Interestingly Essaydi’s work has slowly moved away from the veil as featured in the Converging Territories series to the more provocatively revealing outfits of the Bullet series. The viewer is not left with as many questions about the figures identities. Yet, I would push viewers to challenge their own preconceived notions around the gender presentations of the characters in order to not replicate the generally oppressive and binary gender system.

Morocco is considered a more liberal nation within the greater Arab world, in part because there is a recognized historical tolerance of gay culture.  The construction and perception of Morocco as a conservative place—instilled by Arabic/Muslim geo-politics—is pierced by its place in gay tourism and history. It was a destination for many queer figures like Kenneth Williams, William Burroughs, Joe Orton, and Paul Bowles.[15] Morocco actually popped into queer news during the 1960s when French singer Coccinelle went to Casablanca for a sex-change surgery in 1958.[16] The country might still have strict laws like Article 489 of the Penal code, which bans homosexuality[17]; however, there are varying degrees of tolerance as cities like Marrakesh—home to Essaydi—are home to numerous gays bars and frequently appear on gay travel guides.[18] These queer spaces are not just limited to Western expatriates but are also utilized by queer Moroccans. The group KifKif is Morocco’s largest queer organization. Interestingly, KifKif comes from the Arabic expression for “whatever.” As opposed to Western ideals of LGBT equality that are rooted in rights like Marriage, KifKif focuses on more transformational objects:

KifKif has united us against the stigmatization and discrimination we face in our society due to our sexual orientation and gender identity. We try to reconcile our sexual identity with the values of our civilization and the cultural identity of our country.

We work through the group to help and boost self-esteem, inform and create a safe environment allowing the participation and interaction between Moroccan citizens who happen to have a different sexuality.[19]

An overview of KifKif’s website reveals no mention of same-sex marriage, military participation, adoption, or workplace protections. These are the foundational ideas of liberation to Western LGBT organizations like the Human Rights Campaign and the National Gay & Lesbian Task Force. Yet anxiety, still persists around KifKif and other western gay organizations as they give credence to Islamist’s arguments about homosexuality as a foreign influence and they reduce homosexual numbers because “once homosexuality is defined and dragged out of the closet in terms no body wants to have anything to do with it;”[20] conversely, through Homonationalism, Western queers will then point to resulting homophobic backlashes of arrests, beatings, and legislation to get more publicity and funding even as the hysteria rises and consequently pushes many further away from their queer desires and activities.[21]

Essaydi’s figures are sexually evocative, especially in her Harem series as harems were originally designed for the lustful pleasure of men. She inverts these pleasures through the female communal construction of the photographic space:

Living together for several weeks, they discus and later rehearse for the pictures. To write on their bodies and on the surfaces that surround them…together they create an exclusive real of women, in which even the artist’ gaze is female and familiar.[22]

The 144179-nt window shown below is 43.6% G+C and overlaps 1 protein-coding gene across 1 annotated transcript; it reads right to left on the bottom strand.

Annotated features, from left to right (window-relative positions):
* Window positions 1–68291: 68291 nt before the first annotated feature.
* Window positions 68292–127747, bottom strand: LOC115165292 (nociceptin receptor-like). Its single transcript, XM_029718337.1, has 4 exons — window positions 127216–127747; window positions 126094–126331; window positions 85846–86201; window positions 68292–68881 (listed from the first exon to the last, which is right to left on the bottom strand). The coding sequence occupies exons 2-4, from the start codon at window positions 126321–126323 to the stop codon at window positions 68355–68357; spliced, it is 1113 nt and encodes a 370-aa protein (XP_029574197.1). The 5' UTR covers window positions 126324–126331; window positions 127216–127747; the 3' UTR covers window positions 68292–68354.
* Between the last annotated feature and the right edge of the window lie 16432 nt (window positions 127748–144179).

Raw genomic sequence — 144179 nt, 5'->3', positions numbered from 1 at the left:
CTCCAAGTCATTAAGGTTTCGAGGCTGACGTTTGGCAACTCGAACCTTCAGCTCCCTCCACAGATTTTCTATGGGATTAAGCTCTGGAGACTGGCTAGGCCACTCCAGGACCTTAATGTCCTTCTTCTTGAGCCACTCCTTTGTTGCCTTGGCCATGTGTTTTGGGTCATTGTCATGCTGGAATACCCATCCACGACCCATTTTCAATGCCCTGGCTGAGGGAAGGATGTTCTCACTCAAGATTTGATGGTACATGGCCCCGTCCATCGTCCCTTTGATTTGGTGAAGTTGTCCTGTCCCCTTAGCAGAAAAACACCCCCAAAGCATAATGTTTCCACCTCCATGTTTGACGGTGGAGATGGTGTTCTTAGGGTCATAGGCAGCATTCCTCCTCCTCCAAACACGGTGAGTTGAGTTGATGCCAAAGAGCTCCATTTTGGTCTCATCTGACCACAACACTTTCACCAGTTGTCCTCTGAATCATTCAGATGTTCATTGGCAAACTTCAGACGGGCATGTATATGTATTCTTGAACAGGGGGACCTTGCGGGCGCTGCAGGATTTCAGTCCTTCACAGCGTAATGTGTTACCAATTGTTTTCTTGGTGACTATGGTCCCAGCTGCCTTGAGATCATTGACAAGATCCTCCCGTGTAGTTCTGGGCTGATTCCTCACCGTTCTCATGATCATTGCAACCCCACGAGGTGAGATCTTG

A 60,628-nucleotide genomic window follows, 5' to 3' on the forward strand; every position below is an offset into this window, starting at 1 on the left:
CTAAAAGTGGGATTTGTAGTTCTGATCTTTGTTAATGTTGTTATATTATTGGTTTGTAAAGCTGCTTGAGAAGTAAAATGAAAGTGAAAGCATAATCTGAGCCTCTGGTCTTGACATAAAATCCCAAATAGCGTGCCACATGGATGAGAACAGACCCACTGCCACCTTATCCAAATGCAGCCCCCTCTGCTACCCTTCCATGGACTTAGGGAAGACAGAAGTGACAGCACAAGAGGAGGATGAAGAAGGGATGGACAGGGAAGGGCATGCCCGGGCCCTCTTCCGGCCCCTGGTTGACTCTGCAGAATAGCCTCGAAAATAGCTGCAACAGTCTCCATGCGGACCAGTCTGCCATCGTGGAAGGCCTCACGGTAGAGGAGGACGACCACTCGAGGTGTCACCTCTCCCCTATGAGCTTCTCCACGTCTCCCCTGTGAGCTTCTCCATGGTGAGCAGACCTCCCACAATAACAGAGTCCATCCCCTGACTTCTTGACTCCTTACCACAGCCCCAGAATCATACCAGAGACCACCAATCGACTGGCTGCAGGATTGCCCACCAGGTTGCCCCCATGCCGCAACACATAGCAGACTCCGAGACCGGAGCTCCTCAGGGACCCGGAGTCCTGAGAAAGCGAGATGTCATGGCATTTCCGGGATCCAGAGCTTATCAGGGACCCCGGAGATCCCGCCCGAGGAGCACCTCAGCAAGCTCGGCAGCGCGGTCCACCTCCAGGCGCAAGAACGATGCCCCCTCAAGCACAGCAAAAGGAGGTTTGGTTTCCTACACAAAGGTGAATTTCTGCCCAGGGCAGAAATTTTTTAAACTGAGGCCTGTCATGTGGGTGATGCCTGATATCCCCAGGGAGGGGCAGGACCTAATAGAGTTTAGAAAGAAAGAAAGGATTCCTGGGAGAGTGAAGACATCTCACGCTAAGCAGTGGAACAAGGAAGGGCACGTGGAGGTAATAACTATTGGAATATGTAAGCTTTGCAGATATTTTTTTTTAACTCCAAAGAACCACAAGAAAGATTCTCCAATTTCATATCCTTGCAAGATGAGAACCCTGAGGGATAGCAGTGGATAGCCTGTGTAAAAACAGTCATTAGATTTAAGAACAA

Essyadi converts this harem space, which are designed as spaces for the sexual pleasure of men, into a female centered and constructed space. This metamorphosis parlays into Essaydi’s feminist politics that focus on gradual transformation along the practices of Third Wave feminism: We Do not manifest in the streets. We are not militant in that sense. The change is very quiet. We work in a quieter manner suited to tradition and mores. I think this is the best way to be heard and to really make the change.”[23]

I wonder about the possible interpersonal pleasures available to women in these women ‘only’ spaces like those of the domestic realm. As a queer, I know that gender segregated space can actually provide cover to queer feelings, actions, and relationships. These gender specific spaces have a history as places for the concealment of same-sex desire, relations, and love. In Victorian times, these same-sex relationships were referred to as Boston Marriages refer to a relationship between women who set up a household together independent of men…and were typically characterized by affection and intimacy, though the extent to which partners engage in sexual activity is unclear. [24]

Coincidently, Essaydi spends/spent time in Boston as she completed an MFA at School of the Boston Museum of Fine Arts and continues to print her work in the city’s suburbs. The geographic site makes a serendipitous connection to place, which is highly accented in Essaydi’s practice, artistic story, and life. These Boston Married women provided a system and relationship for women—hetero and homo—to formulate self-supporting relationships without men. [25]  Essaydi speaks to the power of female spaces, bonds, and gatherings:

The process itself, the time I spent with these women, is very important.  That is what determines what’s in my work: the texture, the gestures.  We get together in those spaces and we are a group of women.  We talk a lot not necessarily about my work…So we get together and we talk and I write and I respond to them.   We spend sometimes days or weeks together.[26]